One week later, on Oct. 11, Feiner released a statement to Cummings and Uzzi in which she confessed that “the entire undertaking -- from conception to [USM’s registration page] posting -- was my doing” adding “at no time did any USM/UMS employee help me organize this pop up course.”
This statement is inconsistent with the email records that show several faculty members and administrators either helped with the concept of the course or promoted it in some way.
Email records obtained by Campus Reform also reveal that this was not the only for-credit protest opportunity USM advertised to students. On Sept. 27, a week prior to the Oct. 3 trip, Feiner took USM students to Washington, D.C. to protest Maine Republican Sen. Susan Collins’ pro-Kavanaugh stance.
In communication between Feiner and Demaine on Sept. 27, Demaine stated,“I am gonna be seeing off the bus to DC this evening from the Transportation Center. I’m planning on giving out information (see [flyer] below) to USM students aboard the bus on how they can earn 1 credit for their social justice activity.”
The flyer Demaine referenced stated: “By making this journey and speaking truth to power, USM's Social Justice Studies would like to extend a FREE 1 course credit to you. If you would like to earn a FREE course credit for your social justice activity, upon your return please contact Professor Feiner via email [...].”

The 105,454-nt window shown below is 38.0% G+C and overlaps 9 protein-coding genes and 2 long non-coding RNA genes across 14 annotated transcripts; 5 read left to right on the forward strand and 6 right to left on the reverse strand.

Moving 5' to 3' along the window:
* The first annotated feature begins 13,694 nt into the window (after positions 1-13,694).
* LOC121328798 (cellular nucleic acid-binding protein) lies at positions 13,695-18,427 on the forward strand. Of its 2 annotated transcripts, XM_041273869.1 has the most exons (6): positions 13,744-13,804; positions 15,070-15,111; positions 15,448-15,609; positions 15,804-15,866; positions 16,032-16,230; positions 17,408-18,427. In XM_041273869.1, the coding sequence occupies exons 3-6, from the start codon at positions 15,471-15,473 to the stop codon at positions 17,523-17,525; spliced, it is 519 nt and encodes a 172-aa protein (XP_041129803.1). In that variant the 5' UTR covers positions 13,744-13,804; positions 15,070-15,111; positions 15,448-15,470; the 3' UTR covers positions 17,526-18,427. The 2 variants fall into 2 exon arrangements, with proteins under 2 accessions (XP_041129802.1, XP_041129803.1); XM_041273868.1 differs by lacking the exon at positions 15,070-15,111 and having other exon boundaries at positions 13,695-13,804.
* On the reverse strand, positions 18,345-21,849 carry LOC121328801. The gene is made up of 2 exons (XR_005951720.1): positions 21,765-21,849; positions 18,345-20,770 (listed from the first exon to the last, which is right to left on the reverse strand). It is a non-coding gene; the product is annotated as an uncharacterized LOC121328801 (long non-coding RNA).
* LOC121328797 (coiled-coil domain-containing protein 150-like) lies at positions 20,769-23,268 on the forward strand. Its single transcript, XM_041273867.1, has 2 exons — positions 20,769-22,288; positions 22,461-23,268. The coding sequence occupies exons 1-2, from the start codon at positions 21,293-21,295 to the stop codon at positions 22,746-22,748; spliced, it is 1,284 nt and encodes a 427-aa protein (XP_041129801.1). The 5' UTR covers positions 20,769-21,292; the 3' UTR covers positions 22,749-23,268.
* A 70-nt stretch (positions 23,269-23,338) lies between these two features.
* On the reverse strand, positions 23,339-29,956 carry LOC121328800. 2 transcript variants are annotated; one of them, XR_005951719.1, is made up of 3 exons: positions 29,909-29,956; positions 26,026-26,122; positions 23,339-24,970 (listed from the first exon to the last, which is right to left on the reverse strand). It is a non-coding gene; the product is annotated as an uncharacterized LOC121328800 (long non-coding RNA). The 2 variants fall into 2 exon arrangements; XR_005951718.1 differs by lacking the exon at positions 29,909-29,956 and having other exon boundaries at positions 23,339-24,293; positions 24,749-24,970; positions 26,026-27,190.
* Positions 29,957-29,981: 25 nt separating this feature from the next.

Feiner responded at 1:26 p.m. and declared that “there r USM students on the bus!”
Email correspondence between Diane Russell, the activist who was coordinating the trips, and Demaine shows the two discussing the travel information. Russell is a former member of the Maine House of Representatives. She also ran as a Democrat for governor in 2018 but lost the primary.
Russell was fined in 2016 for campaign finance violations during her state representative campaign and, as of May, 2018, is facing sanctions for additional finance violations following an investigation that revealed she failed to disclose a member of her household was being paid by her campaign, according to reports by the Portland Press Herald.
In an interview with the Washington Post, Russell claimed the bus was being funded by the liberal advocacy organization, Center for Popular Democracy. In September email exchanges, Demaine and Russell discuss that NARAL Pro-Choice America “may be offering a bus.” In a subsequent email, Russell disclosed the bus was no longer available and the protest organizers were considering “flying people in.”